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Dying of Embarrassment: Four Digestive Issues That Can't Be Ignored

Posted by Craig Premo on Dec 15, 2015 3:53:14 PM

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Even before your feet could touch the floor from a dining room chair, your family dinners were most likely a schooling in table etiquette, complete with a litany of dinner table do’s and don’ts.

  • Do place your napkin in your lap.
  • Don’t slurp your soup.
  • Do chew with your mouth shut.
  • Don’t put your elbows on the table.
  • Do take breaks between bites.
  • Don’t discuss anything relating to your trips to the restroom.

That last one especially rang true. Bowel movements, vomiting, diarrhea, urine, flatulence, and other digestive issues are best omitted from conversation when people are trying to, well, digest.

Of course, these aren’t things you typically want to discuss. Embarrassing, awkward, and unflattering are words that immediately come to mind.

But just because you leave them out of table talk doesn’t mean you shouldn’t bring issues and concerns to your physician, especially in the list to follow. These symptoms could point directly to serious — even deadly — digestive issues.

Regurgitation of fluid or food

What it could be: Gastroesophageal reflux disease (GERD) or a narrowing in the esophagus, which could be a tumor.

A healthy esophagus is about an inch in diameter, allowing food to pass through rather easily, says Armond Schwartz, MD, AGAF, director of the division of gastroenterology at Methodist Dallas Medical Center. “When it narrows to half an inch or less, food can stick in the chest, causing chest pain or reflux. One thing that could be causing that narrowing is a tumor.”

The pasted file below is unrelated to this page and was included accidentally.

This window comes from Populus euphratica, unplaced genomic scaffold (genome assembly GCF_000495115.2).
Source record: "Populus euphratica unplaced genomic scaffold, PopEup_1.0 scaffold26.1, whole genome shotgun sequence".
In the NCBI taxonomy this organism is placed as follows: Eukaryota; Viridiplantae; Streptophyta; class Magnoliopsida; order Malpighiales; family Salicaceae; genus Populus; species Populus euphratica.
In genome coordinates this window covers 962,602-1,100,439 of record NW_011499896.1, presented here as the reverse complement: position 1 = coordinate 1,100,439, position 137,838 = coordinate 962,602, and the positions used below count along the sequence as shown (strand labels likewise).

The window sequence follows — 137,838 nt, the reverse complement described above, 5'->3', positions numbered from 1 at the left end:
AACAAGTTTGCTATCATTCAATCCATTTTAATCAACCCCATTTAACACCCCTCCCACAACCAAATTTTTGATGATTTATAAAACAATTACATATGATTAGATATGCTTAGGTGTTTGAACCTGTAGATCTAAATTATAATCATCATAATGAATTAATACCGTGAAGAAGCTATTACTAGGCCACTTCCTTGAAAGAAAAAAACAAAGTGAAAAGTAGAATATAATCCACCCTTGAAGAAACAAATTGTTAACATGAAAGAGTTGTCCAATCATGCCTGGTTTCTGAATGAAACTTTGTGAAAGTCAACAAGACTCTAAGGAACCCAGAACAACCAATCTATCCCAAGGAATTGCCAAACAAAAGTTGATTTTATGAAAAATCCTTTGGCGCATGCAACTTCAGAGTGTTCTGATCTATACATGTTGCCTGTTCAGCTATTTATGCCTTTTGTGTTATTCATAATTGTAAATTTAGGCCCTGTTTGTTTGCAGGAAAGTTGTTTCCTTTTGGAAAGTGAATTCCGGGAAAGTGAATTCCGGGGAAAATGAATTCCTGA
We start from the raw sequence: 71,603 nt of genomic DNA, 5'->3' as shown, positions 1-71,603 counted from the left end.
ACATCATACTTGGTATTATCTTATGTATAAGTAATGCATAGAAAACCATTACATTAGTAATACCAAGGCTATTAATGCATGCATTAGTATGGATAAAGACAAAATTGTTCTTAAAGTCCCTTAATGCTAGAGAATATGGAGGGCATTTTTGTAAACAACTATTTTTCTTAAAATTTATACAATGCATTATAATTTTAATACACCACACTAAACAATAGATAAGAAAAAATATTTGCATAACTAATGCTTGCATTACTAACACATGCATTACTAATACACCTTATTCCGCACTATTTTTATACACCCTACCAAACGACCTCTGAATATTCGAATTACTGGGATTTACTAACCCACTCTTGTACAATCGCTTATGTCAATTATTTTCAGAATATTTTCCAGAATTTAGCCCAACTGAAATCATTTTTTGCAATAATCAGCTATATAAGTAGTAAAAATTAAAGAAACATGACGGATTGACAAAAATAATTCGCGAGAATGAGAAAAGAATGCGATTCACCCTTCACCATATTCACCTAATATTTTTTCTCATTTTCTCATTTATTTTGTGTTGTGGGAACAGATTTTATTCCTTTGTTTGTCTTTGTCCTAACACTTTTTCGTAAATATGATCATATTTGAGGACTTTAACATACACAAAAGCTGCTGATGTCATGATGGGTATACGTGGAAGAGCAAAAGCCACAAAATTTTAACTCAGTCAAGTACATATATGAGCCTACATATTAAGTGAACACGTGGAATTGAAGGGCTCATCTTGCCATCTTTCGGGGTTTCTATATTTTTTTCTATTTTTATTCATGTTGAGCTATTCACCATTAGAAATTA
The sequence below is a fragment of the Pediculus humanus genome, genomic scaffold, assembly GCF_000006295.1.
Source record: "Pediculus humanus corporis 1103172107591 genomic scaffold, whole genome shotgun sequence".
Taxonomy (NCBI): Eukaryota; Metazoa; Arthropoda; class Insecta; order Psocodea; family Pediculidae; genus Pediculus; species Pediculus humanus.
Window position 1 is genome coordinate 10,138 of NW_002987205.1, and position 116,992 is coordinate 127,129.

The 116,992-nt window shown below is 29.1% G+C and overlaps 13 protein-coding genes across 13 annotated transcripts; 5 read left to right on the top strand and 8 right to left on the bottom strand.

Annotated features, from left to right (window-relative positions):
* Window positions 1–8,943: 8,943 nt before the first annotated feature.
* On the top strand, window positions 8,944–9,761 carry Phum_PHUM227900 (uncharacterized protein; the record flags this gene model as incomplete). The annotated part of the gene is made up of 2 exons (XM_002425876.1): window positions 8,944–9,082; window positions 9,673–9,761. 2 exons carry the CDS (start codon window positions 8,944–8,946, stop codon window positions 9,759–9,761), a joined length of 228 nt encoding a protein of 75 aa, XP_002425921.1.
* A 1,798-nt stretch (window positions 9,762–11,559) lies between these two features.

The acid reflux is often managed with an over-the-counter drug, but if it persists, it can wear down the esophagus.

You’re especially at risk for a tumor if you already have GERD or have a high tobacco or alcohol intake.

Diarrhea or fecal incontinence

What it could be: Colitis.

Colitis is the inflammation of the colon with multiple sores in the lining. “It can lead to weight loss, anemia, malnutrition, and other infections, all of which could be fatal,” Dr. Schwartz says. “In rare cases, it can lead to colon cancer.”

Gynecomastia (enlarged male breasts)

What it could be: Sign of liver disease.

“Liver disease affects much more than the liver,” Dr. Schwartz says. For example, in men it can affect the testicles. “What results is a decrease in the balance of male-to-female hormones, causing the breasts to enlarge.”  

Greasy, floating stools

What it could be: Diseases of the pancreas — possibly cancer.

Your pancreas produces an enzyme that breaks down food flowing from the stomach into the intestine. But if that duct is blocked, possibly by a tumor, your body is unable to digest fatty foods. You end up with these floaters that produce an odor from all the excess fat.

“This is a clear indication that something is wrong with the pancreas and a sign that patients often overlook,” Dr. Schwartz says. “As strange as it sounds, it’s worth taking a peek at your stool and urine to identify changes in appearance and odor that might indicate a more serious condition.”

Fortunately, you don’t have to live with the embarrassment — or the fear of a greater health concern. Turn to the next page to learn about the brand-new Methodist Digestive Institute at Methodist Dallas.

Find answers to questions about your digestive health by calling 214-947-6296 for a referral to a gastroenterologist at Methodist Health System.

Methodist Health Systems - A Word About GERD eBook

Topics: Wellness

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